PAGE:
If you follow tech at all — even if only via Silicon Valley — you have a sense of the industry’s long-term problems with gender parity and diversity. The alarming overall trends have been punctuated by headline grabbing stories of sexual harassment and boys club behavior. The industry itself has tried to course correct and diversity has been emphasized throughout the valley in general and at the big hitters in particular.
Still, there’s a pervading sense that the tech industry just “doesn’t get” the true value of workplace diversity and a recent memo written by a Google engineer seems to underscore the point. James Damore fired off a ten page manifesto of sorts, titled “Google’s Ideological Echo Chamber.” The memo — which can be read in full here — cuts against the ideas of workplace diversity hirings and argues that the company is unsafe for political conservatives. Damore states that dissenting opinions are blocked and that “shaming into silence” is the antithesis of the brand’s policies regarding psychological safety.
Many of Damore’s points are fair to debate (Google’s CEO has said as much), though the methodology of sending a memo that would surely circulate like wildfire seems unforgivably reckless. But the memo also contains theories about stereotypical and disproven gender differences. Writing about his beliefs, under the subheading “Personality Differences,” Damore writes that women have a higher propensity for:
Extraversion expressed as gregariousness rather than assertiveness. Also, higher agreeableness. This leads to women generally having a harder time negotiating salary, asking for raises, speaking up, and leading. Note that these are just average differences and there’s overlap between men and women, but this is seen solely as a women’s issue. This leads to exclusory programs like Stretch and swaths of men without support.
Neuroticism (higher anxiety, lower stress tolerance). This may contribute to the higher levels of anxiety women report on Googlegeist and to the lower number of women in high stress jobs.
It’s this section (and it’s very opinionated, uncited nature), which seems to have caused the most hurt. It’s also where Damore crossed the line between Google’s policy of encouraging workplace free expression and asserting harmful stereotypes.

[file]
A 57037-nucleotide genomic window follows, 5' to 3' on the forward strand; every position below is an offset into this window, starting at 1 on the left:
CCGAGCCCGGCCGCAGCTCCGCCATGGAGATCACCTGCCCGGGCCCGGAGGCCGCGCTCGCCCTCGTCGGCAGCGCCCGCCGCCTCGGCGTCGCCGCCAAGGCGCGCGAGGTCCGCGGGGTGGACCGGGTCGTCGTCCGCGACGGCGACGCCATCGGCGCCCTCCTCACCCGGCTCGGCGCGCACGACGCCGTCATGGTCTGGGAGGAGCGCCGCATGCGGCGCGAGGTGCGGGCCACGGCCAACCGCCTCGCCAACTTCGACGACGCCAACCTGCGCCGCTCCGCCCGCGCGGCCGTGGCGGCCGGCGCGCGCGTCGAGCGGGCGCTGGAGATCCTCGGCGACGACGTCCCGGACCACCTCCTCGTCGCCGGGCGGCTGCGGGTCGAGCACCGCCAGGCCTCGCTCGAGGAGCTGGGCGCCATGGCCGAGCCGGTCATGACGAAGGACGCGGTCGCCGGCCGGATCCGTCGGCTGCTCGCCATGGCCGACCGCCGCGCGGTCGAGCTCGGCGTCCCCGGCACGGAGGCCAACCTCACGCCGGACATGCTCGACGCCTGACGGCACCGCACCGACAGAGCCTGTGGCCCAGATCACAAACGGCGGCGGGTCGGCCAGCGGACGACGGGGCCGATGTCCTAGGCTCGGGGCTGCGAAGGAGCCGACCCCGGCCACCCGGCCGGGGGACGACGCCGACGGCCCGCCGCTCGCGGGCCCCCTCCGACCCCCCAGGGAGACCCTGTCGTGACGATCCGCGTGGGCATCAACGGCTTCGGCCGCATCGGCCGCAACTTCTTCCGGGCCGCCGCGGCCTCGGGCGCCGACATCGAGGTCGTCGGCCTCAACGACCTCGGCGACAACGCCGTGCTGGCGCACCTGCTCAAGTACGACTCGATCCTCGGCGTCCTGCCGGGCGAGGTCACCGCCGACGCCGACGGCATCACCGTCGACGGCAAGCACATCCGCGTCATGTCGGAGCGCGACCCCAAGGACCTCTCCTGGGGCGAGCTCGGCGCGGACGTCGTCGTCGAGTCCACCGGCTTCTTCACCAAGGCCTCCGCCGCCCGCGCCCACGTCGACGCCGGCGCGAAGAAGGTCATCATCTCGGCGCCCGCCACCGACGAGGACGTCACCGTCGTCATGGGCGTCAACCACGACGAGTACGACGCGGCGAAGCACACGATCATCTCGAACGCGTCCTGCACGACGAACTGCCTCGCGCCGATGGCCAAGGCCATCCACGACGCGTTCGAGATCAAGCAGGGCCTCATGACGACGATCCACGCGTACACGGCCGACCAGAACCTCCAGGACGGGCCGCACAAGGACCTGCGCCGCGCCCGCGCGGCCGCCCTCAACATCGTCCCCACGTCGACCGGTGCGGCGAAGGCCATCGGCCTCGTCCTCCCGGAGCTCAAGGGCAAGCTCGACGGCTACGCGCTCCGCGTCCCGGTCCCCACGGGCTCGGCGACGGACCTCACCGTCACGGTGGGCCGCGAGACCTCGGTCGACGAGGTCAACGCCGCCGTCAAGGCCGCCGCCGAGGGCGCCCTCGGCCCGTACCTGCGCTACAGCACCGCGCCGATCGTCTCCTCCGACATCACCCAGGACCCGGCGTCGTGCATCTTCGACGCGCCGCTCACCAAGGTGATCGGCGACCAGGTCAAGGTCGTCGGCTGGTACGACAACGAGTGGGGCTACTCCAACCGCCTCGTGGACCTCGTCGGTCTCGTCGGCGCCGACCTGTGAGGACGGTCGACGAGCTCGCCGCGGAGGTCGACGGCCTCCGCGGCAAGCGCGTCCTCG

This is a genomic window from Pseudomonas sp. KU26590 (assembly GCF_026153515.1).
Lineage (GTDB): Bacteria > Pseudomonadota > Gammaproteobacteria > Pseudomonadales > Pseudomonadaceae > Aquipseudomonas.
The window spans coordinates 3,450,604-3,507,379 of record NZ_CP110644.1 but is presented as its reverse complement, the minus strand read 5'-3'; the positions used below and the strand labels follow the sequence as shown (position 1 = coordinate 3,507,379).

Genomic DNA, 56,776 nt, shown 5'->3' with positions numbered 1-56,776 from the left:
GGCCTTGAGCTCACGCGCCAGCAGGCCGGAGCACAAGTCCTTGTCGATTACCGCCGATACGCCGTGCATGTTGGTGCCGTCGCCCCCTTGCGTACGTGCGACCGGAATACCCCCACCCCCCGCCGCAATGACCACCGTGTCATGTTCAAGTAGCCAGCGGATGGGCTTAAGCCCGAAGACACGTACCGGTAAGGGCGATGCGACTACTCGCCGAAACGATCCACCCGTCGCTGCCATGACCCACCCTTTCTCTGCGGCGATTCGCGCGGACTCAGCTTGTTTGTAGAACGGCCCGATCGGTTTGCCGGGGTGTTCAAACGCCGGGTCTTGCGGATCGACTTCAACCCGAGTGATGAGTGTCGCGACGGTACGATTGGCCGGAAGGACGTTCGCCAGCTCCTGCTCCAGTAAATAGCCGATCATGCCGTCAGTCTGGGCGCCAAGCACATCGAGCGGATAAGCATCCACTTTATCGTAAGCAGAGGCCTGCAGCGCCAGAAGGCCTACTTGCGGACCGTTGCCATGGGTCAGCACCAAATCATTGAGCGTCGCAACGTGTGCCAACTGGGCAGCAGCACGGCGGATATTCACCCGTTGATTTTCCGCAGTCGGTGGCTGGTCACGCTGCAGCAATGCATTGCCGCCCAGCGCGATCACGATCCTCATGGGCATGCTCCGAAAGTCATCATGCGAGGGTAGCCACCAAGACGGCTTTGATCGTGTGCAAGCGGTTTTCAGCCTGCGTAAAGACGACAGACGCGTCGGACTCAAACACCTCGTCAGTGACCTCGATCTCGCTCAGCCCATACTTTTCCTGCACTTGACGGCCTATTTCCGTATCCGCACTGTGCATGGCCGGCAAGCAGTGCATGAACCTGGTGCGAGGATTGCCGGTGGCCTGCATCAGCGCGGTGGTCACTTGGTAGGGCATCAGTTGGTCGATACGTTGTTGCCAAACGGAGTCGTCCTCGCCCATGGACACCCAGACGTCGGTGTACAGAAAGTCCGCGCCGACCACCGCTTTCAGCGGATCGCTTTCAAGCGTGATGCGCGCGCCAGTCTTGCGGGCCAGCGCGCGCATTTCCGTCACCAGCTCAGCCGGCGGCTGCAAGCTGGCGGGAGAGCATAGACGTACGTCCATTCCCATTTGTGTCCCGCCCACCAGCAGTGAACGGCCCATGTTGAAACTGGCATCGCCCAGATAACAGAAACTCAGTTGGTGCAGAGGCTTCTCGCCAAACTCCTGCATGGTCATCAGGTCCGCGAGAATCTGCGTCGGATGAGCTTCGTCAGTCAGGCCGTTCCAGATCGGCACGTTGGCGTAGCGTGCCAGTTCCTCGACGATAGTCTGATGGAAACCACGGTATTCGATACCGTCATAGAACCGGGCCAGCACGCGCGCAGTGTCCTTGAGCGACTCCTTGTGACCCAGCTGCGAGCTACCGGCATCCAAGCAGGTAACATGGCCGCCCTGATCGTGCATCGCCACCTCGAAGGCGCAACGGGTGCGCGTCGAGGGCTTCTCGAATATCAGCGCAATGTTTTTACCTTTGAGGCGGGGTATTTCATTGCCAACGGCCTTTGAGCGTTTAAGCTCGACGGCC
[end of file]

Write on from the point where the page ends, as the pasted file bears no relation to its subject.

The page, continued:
As CEO Sundar Pichai wrote in an email to staff, titled “Our Words Matter” (published by the NY Times):
The memo has clearly impacted our co-workers, some of whom are hurting and feel judged based on their gender. Our co-workers shouldn’t have to worry that each time they open their mouths to speak in a meeting, they have to prove that they are not like the memo states, being ‘agreeable’ rather than ‘assertive,’ showing a ‘lower stress tolerance,’ or being ‘neurotic.’
Yonatan Zunger, an ex-Google senior engineer who recently left the company for unrelated reasons, wrote in a blog post:
I need to be very clear here: not only was nearly everything you said in that document wrong, the fact that you did that has caused significant harm to people across this company, and to the company’s entire ability to function. And being aware of that kind of consequence is also part of your job, as in fact it would be at pretty much any other job.
In writing his post, Damore created what Zunger identifies as “a textbook hostile workplace environment.” In an email he followed up with, “Could you imagine having to work with someone who had just publicly questioned your basic competency to do your job?” Not surprisingly, women in the company have stated that they would refuse to be paired with Damore on projects.
Meanwhile, conservative mouthpieces have been quick to offer Damore their support:
The fallout of the roiling controversy was swift: Pichai left his family vacation to return to Google’s Mountain View campus and converse with his staff at an all hands meeting and Damore has been fired for perpetuating gender stereotypes. He’s currently reviewing his legal options.
Clearly this is an issue that will come up again in Silicon Valley, where the path towards parity seems stuck in its infancy stages, but Google is laser focused on improving things. “We are unequivocal in our belief that diversity and inclusion are critical to our success as a company,” Danielle Brown, the company’s VP for Diversity, stated. “We’ll continue to stand for that and be committed to it for the long haul.”